Showing posts from 2009

Christmas Eve

Whose Story Would You Rather Believe?
Luke 2:1–14 [15–20]

With the intimate associations of Christmas to home and family, comfort and security, Christmas Eve is not always seen as an evangelical opportunity. And this may not be the best time to pressure people into making a personal commitment for Christ.

Yet Christmas is a crucial time when we can choose whose story to listen to, whose story to believe.

One story blares on Caesar’s Network News. This story shows the Emperor literally ruling over the world. Images of Caesar and Roman gods fill every city, proclaiming “Caesar is Lord.” This story reinforces the message that you had best submit, in order to enjoy the blessings of Roman-imposed peace. Significance and value are defined by how you fit into the Imperial story. In this story, Joseph and Mary were a flyspeck among countless conquered peoples, their role simply to pay tribute and glorify Rome.

Yet there is this little bitty baby...

If it were up to Caesar, you would never hear his…

Unbalanced Load Error

My long-distance friend Erik Doughty writes weekly prayers based on the lectionary. This week's seemed especially timely. (Prayer based on texts for the Fourth Sunday of Advent, year C.)

"Unbalanced Load Error" blinks at us from the washing machine, which does not work well now, despite the Frequently Asked Questions online, and the Knowledge Database. Someone will need to arrive with the ability to repair it, soon.

That washer is not the only one
with an unbalanced load error.
We carry with us the weight of Too Much--
Too Much Responsibility,
Too Much Stuff
Too Much to Afford
Too Much to Understand
Too Much to Do
Too Much to Bear.

Arrive soon, Christ Jesus,
with mercy and strength.
Re-balance us, that we
who have Too Much
may share with those
who have need;
and what pain and struggle
no one needs
take from us and destroy.

You who give grace to the unremarkable and unexpected, grace us too. Wash us clean, right our balance, send us out to get our hands dirty in your world as we continu…

Peace be upon Fort Hood

Coming out of the bank today, I heard the guy in front of me exchange a greeting of peace with someone: "Salaam Aleichem - Peace (or well-being) be upon you." So as I approached him I wished him the same, and he answered back.

As we walked to our cars I called out to him, "One of the things I love about Islam is that you cannot get though the day without speaking peace."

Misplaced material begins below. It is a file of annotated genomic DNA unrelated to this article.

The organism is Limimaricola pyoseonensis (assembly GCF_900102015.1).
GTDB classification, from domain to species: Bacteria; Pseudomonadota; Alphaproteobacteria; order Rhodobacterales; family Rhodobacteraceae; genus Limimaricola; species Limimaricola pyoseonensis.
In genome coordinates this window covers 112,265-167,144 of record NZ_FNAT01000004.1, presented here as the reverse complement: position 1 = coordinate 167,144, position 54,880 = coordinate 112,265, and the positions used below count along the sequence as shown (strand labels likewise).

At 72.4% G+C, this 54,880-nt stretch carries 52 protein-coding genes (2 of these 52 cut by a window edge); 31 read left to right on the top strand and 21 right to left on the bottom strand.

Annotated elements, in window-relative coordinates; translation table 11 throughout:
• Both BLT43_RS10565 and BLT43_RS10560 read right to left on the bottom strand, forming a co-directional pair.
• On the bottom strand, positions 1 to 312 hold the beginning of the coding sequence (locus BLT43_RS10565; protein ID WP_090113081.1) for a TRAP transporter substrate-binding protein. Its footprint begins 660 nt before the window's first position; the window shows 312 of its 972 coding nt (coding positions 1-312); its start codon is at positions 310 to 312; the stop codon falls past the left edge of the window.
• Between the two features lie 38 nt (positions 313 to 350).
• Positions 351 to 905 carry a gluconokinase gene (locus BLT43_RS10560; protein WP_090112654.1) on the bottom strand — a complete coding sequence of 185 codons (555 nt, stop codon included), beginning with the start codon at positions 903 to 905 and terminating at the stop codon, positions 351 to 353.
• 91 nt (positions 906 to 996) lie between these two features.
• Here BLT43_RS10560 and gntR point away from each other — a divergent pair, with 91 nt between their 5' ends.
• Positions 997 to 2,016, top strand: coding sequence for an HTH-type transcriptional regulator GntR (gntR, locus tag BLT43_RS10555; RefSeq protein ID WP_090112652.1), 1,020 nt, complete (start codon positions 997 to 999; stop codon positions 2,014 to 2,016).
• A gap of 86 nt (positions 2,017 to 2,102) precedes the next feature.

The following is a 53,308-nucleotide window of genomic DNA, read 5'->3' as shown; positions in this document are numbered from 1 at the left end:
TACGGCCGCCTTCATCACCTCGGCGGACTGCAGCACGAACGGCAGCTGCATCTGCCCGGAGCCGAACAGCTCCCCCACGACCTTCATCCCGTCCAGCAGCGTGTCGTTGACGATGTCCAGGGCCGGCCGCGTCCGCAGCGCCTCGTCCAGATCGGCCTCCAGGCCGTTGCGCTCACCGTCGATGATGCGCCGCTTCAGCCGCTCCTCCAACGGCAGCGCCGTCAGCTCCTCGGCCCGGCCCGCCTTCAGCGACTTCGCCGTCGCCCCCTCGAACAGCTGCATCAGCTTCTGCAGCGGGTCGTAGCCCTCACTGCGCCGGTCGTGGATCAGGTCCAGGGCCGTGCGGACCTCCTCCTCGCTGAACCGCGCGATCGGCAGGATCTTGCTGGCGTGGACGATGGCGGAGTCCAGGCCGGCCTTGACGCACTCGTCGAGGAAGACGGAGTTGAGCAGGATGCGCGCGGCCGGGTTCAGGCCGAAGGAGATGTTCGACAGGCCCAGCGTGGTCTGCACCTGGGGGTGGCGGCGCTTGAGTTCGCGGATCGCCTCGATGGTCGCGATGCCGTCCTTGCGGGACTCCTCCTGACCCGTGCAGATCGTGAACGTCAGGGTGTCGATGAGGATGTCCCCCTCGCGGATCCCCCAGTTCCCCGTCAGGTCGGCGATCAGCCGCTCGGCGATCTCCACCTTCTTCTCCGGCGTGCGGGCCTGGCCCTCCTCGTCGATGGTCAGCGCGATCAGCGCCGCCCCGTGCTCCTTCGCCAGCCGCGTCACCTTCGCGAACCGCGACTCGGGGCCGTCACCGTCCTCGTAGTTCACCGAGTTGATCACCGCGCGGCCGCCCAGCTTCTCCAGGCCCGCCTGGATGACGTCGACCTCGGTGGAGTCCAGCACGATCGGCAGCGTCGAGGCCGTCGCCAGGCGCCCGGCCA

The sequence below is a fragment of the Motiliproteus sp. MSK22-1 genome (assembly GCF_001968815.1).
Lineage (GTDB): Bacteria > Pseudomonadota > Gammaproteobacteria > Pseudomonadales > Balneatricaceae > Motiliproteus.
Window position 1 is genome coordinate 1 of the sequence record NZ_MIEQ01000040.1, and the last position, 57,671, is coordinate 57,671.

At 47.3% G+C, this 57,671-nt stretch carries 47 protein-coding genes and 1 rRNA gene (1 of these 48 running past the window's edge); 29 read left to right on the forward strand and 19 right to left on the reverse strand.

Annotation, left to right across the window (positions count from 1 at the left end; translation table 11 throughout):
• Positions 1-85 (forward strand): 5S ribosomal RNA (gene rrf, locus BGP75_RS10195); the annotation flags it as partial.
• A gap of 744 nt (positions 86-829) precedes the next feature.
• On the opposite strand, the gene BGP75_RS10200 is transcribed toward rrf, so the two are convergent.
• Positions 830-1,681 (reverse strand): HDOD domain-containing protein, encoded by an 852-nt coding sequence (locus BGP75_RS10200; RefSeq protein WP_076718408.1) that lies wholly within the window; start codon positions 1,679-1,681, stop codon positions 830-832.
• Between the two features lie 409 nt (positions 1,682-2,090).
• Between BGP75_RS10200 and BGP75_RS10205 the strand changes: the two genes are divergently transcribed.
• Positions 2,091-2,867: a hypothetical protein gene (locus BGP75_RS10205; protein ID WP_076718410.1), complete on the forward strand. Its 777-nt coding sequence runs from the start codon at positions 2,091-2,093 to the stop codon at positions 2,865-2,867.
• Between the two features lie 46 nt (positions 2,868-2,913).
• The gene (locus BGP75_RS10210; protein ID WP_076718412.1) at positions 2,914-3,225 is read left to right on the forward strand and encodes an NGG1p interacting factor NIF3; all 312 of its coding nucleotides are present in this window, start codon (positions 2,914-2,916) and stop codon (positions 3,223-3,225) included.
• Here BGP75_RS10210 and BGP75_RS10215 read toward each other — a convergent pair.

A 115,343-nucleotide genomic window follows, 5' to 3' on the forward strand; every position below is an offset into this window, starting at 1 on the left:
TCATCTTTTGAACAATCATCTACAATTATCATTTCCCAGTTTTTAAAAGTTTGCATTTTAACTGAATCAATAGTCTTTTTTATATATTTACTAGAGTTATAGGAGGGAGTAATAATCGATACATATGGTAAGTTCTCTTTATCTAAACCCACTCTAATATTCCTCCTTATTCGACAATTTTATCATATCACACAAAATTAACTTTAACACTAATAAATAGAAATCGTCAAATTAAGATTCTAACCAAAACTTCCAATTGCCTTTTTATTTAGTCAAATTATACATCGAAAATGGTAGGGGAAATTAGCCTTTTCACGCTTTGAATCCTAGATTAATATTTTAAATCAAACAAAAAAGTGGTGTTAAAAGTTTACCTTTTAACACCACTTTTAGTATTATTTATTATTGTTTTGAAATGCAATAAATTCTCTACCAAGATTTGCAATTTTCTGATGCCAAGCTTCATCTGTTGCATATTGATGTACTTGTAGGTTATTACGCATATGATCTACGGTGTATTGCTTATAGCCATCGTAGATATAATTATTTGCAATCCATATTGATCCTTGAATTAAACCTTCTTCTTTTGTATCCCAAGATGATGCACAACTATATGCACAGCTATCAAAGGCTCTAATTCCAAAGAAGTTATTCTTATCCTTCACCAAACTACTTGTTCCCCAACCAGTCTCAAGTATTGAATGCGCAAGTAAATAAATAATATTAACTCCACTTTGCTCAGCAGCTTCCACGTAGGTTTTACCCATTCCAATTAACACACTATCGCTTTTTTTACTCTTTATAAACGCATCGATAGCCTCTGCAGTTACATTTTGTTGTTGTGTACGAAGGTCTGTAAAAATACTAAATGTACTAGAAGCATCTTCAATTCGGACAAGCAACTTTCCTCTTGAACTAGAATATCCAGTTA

Only a little while later I heard from a friend, soon to deploy to Egypt with the National Guard, about the shootings at Fort Hood, and the report that a shooter had an Arab name. One is always on unstable ground if one rushes to simple explanations of tragedy. But it is not hard to imagine that violence can infect and affect those exposed to it, sometimes fatally, and that words of peace must be butressed with works of peace.

God, all-powerful, all-compassionate, all-knowing, all-merciful: dwell with all those touched by violence, and minister to any who are tempted to hatred. Grant rest to those sl…

All Saints

On Sunday, the church observes All Saints Day (also known as All Souls or All Hallows) Day. At All Saints, the church remembers all those who have gone before us in faith, and especially those who have died in the preceding year.

The word Hallowe'en is a contraction of All Hallows Evening, the night before All Saints Day. It was an Irish and Scots custom to place a candle in their western (sun-setting) window on the eve of All Hallows' to honor the departed. There has also been a folk belief that the souls of those who have died continue to roam the earth until All Saints Day, and from this comes the association of Halloween with ghost, witches, ghouls, gobblins, monsters.

Then on All Saints Day, we remember the new life that Christ has promised. At St. Matthews in Jersey City we will remember our loved ones who have died, writing their names in a memorial book. We will light yahrzeit candles and bring them one by one to the high altar, so that the memory of the blessed dead is …

A Prayer

God of wind and of rain, God of sunlight and shadow, ruler of seasons and turnings, nurture and sustain in us trust in thy goodness and confidence in thy loving faithfulness, that, as we are turned and tossed by changes beyond our control, we may always turn to thee and seek thy grace, trusting in the one who lives in us and gave himself for us, Jesus Christ our Lord. Amen.
Art by Liz Wright, "Determination, or Weathering the Storm."

Children and prayer

Prayer Corner - October, 2009